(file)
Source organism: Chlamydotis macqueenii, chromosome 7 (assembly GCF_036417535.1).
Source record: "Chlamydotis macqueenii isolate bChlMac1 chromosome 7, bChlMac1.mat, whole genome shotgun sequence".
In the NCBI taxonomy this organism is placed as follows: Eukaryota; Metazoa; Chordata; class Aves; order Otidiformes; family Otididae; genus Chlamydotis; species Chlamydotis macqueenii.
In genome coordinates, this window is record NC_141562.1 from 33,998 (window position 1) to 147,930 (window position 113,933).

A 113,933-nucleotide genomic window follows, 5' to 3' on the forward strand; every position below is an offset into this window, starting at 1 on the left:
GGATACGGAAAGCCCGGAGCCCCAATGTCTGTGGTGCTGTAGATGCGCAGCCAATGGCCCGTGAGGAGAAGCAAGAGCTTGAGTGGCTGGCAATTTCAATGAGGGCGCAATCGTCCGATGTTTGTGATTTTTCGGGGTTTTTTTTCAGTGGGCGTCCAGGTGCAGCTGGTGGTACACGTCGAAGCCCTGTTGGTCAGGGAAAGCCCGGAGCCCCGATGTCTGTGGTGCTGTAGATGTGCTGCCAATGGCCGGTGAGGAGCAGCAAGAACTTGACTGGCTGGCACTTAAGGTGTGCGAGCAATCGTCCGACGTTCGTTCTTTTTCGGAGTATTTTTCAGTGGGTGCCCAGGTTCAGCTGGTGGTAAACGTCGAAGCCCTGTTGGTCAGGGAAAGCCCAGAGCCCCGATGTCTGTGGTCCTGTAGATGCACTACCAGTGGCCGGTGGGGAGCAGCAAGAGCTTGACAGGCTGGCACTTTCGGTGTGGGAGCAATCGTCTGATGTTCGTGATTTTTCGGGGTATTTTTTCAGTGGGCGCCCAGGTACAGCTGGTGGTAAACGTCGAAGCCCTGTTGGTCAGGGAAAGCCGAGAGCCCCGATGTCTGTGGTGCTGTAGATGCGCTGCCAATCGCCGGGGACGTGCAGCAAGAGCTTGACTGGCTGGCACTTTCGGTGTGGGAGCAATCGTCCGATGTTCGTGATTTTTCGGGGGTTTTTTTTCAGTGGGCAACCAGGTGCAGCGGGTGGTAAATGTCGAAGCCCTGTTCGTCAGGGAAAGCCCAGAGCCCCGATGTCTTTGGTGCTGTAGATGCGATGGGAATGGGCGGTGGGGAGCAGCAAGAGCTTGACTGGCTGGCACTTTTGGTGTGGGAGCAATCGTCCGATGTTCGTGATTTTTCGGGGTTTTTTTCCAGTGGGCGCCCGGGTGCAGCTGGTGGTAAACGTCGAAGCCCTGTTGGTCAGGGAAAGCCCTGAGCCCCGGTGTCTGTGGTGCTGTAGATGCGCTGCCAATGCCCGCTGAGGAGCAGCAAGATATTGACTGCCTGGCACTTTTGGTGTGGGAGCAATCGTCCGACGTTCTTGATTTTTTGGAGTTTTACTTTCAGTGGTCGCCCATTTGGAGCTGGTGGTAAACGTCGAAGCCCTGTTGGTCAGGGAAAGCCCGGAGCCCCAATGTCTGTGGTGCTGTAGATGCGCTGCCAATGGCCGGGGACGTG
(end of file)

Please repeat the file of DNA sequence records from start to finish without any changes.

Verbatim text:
Source organism: Chlamydotis macqueenii, chromosome 7 (assembly GCF_036417535.1).
Source record: "Chlamydotis macqueenii isolate bChlMac1 chromosome 7, bChlMac1.mat, whole genome shotgun sequence".
In the NCBI taxonomy this organism is placed as follows: Eukaryota; Metazoa; Chordata; class Aves; order Otidiformes; family Otididae; genus Chlamydotis; species Chlamydotis macqueenii.
In genome coordinates, this window is record NC_141562.1 from 33,998 (window position 1) to 147,930 (window position 113,933).

A 113,933-nucleotide genomic window follows, 5' to 3' on the forward strand; every position below is an offset into this window, starting at 1 on the left:
GGATACGGAAAGCCCGGAGCCCCAATGTCTGTGGTGCTGTAGATGCGCAGCCAATGGCCCGTGAGGAGAAGCAAGAGCTTGAGTGGCTGGCAATTTCAATGAGGGCGCAATCGTCCGATGTTTGTGATTTTTCGGGGTTTTTTTTCAGTGGGCGTCCAGGTGCAGCTGGTGGTACACGTCGAAGCCCTGTTGGTCAGGGAAAGCCCGGAGCCCCGATGTCTGTGGTGCTGTAGATGTGCTGCCAATGGCCGGTGAGGAGCAGCAAGAACTTGACTGGCTGGCACTTAAGGTGTGCGAGCAATCGTCCGACGTTCGTTCTTTTTCGGAGTATTTTTCAGTGGGTGCCCAGGTTCAGCTGGTGGTAAACGTCGAAGCCCTGTTGGTCAGGGAAAGCCCAGAGCCCCGATGTCTGTGGTCCTGTAGATGCACTACCAGTGGCCGGTGGGGAGCAGCAAGAGCTTGACAGGCTGGCACTTTCGGTGTGGGAGCAATCGTCTGATGTTCGTGATTTTTCGGGGTATTTTTTCAGTGGGCGCCCAGGTACAGCTGGTGGTAAACGTCGAAGCCCTGTTGGTCAGGGAAAGCCGAGAGCCCCGATGTCTGTGGTGCTGTAGATGCGCTGCCAATCGCCGGGGACGTGCAGCAAGAGCTTGACTGGCTGGCACTTTCGGTGTGGGAGCAATCGTCCGATGTTCGTGATTTTTCGGGGGTTTTTTTTCAGTGGGCAACCAGGTGCAGCGGGTGGTAAATGTCGAAGCCCTGTTCGTCAGGGAAAGCCCAGAGCCCCGATGTCTTTGGTGCTGTAGATGCGATGGGAATGGGCGGTGGGGAGCAGCAAGAGCTTGACTGGCTGGCACTTTTGGTGTGGGAGCAATCGTCCGATGTTCGTGATTTTTCGGGGTTTTTTTCCAGTGGGCGCCCGGGTGCAGCTGGTGGTAAACGTCGAAGCCCTGTTGGTCAGGGAAAGCCCTGAGCCCCGGTGTCTGTGGTGCTGTAGATGCGCTGCCAATGCCCGCTGAGGAGCAGCAAGATATTGACTGCCTGGCACTTTTGGTGTGGGAGCAATCGTCCGACGTTCTTGATTTTTTGGAGTTTTACTTTCAGTGGTCGCCCATTTGGAGCTGGTGGTAAACGTCGAAGCCCTGTTGGTCAGGGAAAGCCCGGAGCCCCAATGTCTGTGGTGCTGTAGATGCGCTGCCAATGGCCGGGGACGTG